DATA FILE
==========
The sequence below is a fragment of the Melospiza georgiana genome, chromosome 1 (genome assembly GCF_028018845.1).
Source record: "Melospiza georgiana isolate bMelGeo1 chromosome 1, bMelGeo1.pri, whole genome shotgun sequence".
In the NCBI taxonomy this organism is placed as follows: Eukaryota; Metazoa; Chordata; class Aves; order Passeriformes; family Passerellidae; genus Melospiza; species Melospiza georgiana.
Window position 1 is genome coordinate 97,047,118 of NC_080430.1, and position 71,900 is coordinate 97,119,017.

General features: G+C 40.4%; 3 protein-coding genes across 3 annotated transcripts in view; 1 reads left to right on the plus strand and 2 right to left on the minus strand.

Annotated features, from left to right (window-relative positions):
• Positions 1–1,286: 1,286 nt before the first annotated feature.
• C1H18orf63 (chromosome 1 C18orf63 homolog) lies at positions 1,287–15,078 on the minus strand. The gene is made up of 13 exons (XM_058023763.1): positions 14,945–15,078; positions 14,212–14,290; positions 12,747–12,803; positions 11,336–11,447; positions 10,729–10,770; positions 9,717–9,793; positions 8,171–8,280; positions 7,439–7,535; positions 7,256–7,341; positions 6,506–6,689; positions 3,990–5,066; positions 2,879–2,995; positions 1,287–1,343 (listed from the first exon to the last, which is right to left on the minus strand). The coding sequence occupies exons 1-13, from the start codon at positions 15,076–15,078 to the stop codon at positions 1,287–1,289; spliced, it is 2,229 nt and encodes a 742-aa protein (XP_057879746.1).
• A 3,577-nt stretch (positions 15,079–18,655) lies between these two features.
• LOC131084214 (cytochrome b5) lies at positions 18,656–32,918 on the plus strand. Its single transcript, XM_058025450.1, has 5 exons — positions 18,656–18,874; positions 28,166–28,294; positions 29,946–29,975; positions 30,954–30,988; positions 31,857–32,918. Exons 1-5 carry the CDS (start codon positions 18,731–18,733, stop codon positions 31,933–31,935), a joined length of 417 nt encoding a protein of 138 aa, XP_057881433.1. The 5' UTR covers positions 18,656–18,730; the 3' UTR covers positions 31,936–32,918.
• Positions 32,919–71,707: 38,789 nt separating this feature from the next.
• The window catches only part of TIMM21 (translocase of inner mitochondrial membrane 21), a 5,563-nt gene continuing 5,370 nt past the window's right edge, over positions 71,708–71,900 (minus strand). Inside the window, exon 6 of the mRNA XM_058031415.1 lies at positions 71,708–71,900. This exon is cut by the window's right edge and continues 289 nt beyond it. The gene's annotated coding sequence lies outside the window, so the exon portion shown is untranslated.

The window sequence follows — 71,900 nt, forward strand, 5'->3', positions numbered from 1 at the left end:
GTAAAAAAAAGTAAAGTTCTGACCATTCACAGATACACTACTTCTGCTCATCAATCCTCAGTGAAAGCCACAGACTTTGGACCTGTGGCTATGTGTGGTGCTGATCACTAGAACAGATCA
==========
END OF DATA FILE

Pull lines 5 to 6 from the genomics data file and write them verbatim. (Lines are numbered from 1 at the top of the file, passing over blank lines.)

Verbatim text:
General features: G+C 40.4%; 3 protein-coding genes across 3 annotated transcripts in view; 1 reads left to right on the plus strand and 2 right to left on the minus strand.

Annotated features, from left to right (window-relative positions):